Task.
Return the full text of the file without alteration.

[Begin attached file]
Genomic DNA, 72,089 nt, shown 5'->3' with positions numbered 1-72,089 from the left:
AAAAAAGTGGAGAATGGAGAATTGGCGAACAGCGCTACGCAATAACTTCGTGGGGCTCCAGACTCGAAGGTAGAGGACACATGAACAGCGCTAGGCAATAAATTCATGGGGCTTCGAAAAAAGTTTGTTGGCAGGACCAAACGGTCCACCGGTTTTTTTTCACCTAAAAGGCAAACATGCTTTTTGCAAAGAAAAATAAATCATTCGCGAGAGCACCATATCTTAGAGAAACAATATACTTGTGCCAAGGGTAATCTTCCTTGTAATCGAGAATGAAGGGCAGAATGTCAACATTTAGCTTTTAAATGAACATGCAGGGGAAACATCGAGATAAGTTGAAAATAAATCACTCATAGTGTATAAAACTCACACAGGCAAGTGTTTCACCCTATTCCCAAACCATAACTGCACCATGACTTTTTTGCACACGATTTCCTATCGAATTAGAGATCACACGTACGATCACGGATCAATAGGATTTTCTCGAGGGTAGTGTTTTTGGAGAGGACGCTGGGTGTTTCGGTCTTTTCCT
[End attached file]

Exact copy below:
Genomic DNA, 72,089 nt, shown 5'->3' with positions numbered 1-72,089 from the left:
AAAAAAGTGGAGAATGGAGAATTGGCGAACAGCGCTACGCAATAACTTCGTGGGGCTCCAGACTCGAAGGTAGAGGACACATGAACAGCGCTAGGCAATAAATTCATGGGGCTTCGAAAAAAGTTTGTTGGCAGGACCAAACGGTCCACCGGTTTTTTTTCACCTAAAAGGCAAACATGCTTTTTGCAAAGAAAAATAAATCATTCGCGAGAGCACCATATCTTAGAGAAACAATATACTTGTGCCAAGGGTAATCTTCCTTGTAATCGAGAATGAAGGGCAGAATGTCAACATTTAGCTTTTAAATGAACATGCAGGGGAAACATCGAGATAAGTTGAAAATAAATCACTCATAGTGTATAAAACTCACACAGGCAAGTGTTTCACCCTATTCCCAAACCATAACTGCACCATGACTTTTTTGCACACGATTTCCTATCGAATTAGAGATCACACGTACGATCACGGATCAATAGGATTTTCTCGAGGGTAGTGTTTTTGGAGAGGACGCTGGGTGTTTCGGTCTTTTCCT